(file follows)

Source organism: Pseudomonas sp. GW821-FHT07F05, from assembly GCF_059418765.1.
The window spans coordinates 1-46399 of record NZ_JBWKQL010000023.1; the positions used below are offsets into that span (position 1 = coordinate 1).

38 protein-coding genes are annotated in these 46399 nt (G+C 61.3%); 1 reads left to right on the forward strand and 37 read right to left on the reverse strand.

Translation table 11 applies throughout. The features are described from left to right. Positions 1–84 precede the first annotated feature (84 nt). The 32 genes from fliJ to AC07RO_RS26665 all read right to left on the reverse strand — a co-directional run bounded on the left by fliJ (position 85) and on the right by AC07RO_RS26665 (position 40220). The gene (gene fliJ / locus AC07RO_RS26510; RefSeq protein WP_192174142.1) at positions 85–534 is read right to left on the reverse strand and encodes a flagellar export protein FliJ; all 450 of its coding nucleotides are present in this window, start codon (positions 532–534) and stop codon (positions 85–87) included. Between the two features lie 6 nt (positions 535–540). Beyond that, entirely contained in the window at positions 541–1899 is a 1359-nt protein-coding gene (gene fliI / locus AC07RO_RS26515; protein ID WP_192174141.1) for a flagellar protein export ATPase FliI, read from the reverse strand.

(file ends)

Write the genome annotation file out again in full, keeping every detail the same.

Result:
Source organism: Pseudomonas sp. GW821-FHT07F05, from assembly GCF_059418765.1.
The window spans coordinates 1-46399 of record NZ_JBWKQL010000023.1; the positions used below are offsets into that span (position 1 = coordinate 1).

38 protein-coding genes are annotated in these 46399 nt (G+C 61.3%); 1 reads left to right on the forward strand and 37 read right to left on the reverse strand.

Translation table 11 applies throughout. The features are described from left to right. Positions 1–84 precede the first annotated feature (84 nt). The 32 genes from fliJ to AC07RO_RS26665 all read right to left on the reverse strand — a co-directional run bounded on the left by fliJ (position 85) and on the right by AC07RO_RS26665 (position 40220). The gene (gene fliJ / locus AC07RO_RS26510; RefSeq protein WP_192174142.1) at positions 85–534 is read right to left on the reverse strand and encodes a flagellar export protein FliJ; all 450 of its coding nucleotides are present in this window, start codon (positions 532–534) and stop codon (positions 85–87) included. Between the two features lie 6 nt (positions 535–540). Beyond that, entirely contained in the window at positions 541–1899 is a 1359-nt protein-coding gene (gene fliI / locus AC07RO_RS26515; protein ID WP_192174141.1) for a flagellar protein export ATPase FliI, read from the reverse strand.